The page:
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Archive for January, 2009

In a press conference on Thursday at the Sinclair School of Nursing, Gov. Jay Nixon addressed his Caring for Missourians initiative, a program that would provide millions of dollars in additional funds to Missouri health care education. 

A total of $39.8 million dollars is being requested to be part of Nixon’s budget proposal that sits awaiting the General Assembly. MU would be receiving $9 million per year as an annual budget increase. The remaining funds would be given to all 2 year and 4 year universities with health care programs. 

The funds will be used to expand faculty and resources so the programs can accept more students each year. Gov. Nixon says this is a response to the shortage of health care professionals in Missouri. You can view more facts about the shortage and the Caring for Missourians program here

To read the full article as featured in The Columbia Missourian, click here.

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On Wednesday Feb. 4, the University of Missouri Department of Physics and Astronomy will host “The Rabbit in the Moon and Other Lunar Myths” as part of their Cosmic Conversations series. 

Angela Speck, an MU professor, will lead the discussion. Afterwards, the Stankowski Field Lights will be turned off and the public can view the night sky at the Laws Observatory. This event is free and open to all. 

Where? Room 120 in the Physics Building, MU campus

When? February 4th. Discussion beginning at 7. Observation beginning at 8. 

The United Nations designated 2009 as the International Year of Astronomy. 2009 marks the 400th anniversary of Galileo Galilei’s first recorded astronomical observations with a telescope.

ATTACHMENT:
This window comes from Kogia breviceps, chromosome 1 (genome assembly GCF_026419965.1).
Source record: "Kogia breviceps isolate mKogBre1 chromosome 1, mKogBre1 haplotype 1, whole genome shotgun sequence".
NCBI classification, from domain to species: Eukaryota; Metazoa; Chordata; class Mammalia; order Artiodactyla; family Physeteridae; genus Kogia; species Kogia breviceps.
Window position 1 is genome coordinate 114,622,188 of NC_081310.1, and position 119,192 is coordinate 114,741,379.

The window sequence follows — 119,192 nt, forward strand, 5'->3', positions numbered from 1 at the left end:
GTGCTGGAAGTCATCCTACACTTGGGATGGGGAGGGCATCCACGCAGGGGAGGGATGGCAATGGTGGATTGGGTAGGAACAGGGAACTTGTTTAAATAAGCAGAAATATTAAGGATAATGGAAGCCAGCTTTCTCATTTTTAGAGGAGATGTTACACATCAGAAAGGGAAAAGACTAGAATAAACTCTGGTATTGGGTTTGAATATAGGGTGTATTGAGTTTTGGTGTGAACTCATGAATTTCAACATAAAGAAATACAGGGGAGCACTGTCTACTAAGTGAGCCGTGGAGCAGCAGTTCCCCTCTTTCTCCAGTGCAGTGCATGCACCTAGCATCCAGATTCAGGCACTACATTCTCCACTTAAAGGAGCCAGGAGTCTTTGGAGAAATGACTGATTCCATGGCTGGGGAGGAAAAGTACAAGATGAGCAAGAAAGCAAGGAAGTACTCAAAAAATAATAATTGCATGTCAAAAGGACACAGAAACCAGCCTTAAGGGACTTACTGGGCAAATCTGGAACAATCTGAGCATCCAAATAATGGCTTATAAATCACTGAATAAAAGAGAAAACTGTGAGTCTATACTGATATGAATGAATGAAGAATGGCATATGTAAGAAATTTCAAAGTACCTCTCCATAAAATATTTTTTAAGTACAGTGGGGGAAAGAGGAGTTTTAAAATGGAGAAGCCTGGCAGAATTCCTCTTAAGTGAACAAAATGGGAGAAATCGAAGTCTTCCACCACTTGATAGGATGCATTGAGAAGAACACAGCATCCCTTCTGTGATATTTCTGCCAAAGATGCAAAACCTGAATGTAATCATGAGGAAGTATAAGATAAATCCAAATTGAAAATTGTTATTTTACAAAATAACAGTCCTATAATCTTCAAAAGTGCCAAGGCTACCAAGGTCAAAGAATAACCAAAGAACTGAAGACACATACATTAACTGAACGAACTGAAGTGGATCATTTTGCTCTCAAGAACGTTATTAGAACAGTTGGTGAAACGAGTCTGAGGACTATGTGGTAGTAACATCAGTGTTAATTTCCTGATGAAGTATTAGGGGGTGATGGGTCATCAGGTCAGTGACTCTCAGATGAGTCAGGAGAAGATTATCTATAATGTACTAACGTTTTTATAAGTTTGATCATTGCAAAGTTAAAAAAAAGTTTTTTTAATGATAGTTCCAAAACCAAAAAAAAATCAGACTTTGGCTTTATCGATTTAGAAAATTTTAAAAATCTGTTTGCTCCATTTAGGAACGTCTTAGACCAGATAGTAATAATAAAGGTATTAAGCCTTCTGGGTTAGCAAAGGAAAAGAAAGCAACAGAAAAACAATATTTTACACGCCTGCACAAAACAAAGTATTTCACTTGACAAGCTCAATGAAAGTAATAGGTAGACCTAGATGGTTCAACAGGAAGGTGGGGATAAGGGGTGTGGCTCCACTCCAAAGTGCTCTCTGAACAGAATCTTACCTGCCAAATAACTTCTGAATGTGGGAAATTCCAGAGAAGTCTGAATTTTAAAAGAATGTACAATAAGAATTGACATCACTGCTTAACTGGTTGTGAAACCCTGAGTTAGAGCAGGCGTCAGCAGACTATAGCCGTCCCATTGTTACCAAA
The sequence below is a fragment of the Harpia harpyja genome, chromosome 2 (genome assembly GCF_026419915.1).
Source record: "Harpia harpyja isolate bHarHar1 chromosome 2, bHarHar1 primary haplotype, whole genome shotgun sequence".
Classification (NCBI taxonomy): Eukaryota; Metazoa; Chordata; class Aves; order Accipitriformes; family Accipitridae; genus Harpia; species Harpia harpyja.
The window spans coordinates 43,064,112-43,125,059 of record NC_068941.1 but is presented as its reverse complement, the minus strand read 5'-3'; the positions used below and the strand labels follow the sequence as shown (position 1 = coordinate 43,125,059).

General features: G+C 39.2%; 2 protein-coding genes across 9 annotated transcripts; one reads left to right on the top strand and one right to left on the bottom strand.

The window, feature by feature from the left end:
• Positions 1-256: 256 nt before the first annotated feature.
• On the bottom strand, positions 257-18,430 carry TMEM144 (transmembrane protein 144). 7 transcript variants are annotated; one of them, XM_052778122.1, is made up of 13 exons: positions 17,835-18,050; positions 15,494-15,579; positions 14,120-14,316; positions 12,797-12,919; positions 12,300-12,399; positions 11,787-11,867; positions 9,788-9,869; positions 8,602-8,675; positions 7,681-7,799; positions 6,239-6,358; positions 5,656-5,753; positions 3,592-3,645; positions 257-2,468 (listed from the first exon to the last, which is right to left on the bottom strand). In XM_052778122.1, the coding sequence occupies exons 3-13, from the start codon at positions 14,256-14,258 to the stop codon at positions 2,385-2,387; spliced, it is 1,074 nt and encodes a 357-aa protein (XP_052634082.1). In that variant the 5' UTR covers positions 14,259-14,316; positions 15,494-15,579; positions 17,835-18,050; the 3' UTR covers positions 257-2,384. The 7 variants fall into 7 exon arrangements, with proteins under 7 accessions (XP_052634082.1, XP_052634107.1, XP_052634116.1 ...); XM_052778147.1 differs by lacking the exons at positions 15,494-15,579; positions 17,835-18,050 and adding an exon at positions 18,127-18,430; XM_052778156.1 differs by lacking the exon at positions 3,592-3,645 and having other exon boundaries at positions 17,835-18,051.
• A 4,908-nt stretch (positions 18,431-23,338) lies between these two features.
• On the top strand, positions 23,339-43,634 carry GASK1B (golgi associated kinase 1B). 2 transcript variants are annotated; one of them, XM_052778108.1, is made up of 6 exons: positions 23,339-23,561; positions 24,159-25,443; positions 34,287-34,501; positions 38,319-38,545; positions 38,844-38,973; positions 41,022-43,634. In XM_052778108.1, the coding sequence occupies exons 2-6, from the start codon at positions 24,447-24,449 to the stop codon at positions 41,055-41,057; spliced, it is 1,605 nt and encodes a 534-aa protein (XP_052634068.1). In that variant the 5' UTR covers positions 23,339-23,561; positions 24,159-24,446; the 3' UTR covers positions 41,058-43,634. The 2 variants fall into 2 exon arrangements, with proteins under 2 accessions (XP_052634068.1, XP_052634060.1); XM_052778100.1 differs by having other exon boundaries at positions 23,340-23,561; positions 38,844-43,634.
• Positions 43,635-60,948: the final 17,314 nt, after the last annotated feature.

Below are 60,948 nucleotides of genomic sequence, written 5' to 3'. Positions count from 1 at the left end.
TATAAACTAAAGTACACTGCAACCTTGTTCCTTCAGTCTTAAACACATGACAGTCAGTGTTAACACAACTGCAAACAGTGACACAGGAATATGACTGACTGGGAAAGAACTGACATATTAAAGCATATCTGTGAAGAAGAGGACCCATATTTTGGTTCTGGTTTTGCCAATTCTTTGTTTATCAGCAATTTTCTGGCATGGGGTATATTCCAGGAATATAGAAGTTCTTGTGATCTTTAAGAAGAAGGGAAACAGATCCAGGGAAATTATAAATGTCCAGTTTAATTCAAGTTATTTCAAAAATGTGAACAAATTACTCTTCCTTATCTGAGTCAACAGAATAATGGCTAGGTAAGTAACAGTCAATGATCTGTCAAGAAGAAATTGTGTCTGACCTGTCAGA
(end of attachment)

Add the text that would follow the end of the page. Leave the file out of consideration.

For more information, please visit the Cosmic Conversations website.

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Last night, the MSA senate passed a bill to put a referendum before students asking whether they want to fund more sustainability initiatives at MU.

At senate committee meetings the night before last, trayless dining was brought up by representatives from Sustain Mizzou as an example of a project that might be tried in the near future, perhaps first in the form of a pilot program in a single dining hall.

Other universities have tried this in the past, and in at least one case, the shift to trayless dining turned out to be quite lucrative for enterprising students.

From udreview.com:

Student sells trays in response to trayless dining

by Jennifer Heine
Issue date: 9/16/08
Senior Eric Dramstad opened up shop, selling laptop-sized, orange plastic trays in response to Dining Services’ decision to go trayless in the dining halls.
Click here for the whole story.

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Jeni Hart, an assistant professor in the MU College of Education, recently finished a new study where she examined the diversity practices and work among college faculty and how that work is then viewed by universities.

Most universities base their promotion system on researching and teaching. Hart found that diversity can be just as important. As quoted in a press release,

Diversity work is often considered to be in the service category and ultimately devalued. When faculty use their expertise, time and energies to increase institutional and educational opportunities for underrepresented students and faculty, they connect the different roles they undertake in academe. They use their scholarly skills of identifying problems worthy of study, their critical capacities to understand how the problem has been framed, engage in evidence presentation and elicit critical feedback – all hallmarks of the research process.